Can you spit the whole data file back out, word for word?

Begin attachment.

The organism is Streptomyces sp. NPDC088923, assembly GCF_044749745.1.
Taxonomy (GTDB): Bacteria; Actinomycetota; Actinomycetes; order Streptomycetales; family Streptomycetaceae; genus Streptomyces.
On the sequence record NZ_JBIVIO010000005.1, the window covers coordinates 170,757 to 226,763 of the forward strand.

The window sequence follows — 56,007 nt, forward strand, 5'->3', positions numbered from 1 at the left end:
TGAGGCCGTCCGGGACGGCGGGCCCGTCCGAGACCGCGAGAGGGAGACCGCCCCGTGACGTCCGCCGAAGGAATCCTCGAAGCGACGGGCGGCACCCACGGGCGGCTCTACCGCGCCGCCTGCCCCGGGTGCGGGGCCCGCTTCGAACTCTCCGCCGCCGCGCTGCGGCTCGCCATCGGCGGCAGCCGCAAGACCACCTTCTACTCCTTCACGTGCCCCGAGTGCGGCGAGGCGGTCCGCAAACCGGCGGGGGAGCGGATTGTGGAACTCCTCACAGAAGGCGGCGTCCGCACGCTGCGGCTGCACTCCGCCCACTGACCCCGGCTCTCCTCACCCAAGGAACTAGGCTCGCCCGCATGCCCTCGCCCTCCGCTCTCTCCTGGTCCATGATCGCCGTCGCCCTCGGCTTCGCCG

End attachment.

The organism is Streptomyces sp. NPDC088923, assembly GCF_044749745.1.
Taxonomy (GTDB): Bacteria; Actinomycetota; Actinomycetes; order Streptomycetales; family Streptomycetaceae; genus Streptomyces.
On the sequence record NZ_JBIVIO010000005.1, the window covers coordinates 170,757 to 226,763 of the forward strand.

The window sequence follows — 56,007 nt, forward strand, 5'->3', positions numbered from 1 at the left end:
TGAGGCCGTCCGGGACGGCGGGCCCGTCCGAGACCGCGAGAGGGAGACCGCCCCGTGACGTCCGCCGAAGGAATCCTCGAAGCGACGGGCGGCACCCACGGGCGGCTCTACCGCGCCGCCTGCCCCGGGTGCGGGGCCCGCTTCGAACTCTCCGCCGCCGCGCTGCGGCTCGCCATCGGCGGCAGCCGCAAGACCACCTTCTACTCCTTCACGTGCCCCGAGTGCGGCGAGGCGGTCCGCAAACCGGCGGGGGAGCGGATTGTGGAACTCCTCACAGAAGGCGGCGTCCGCACGCTGCGGCTGCACTCCGCCCACTGACCCCGGCTCTCCTCACCCAAGGAACTAGGCTCGCCCGCATGCCCTCGCCCTCCGCTCTCTCCTGGTCCATGATCGCCGTCGCCCTCGGCTTCGCCG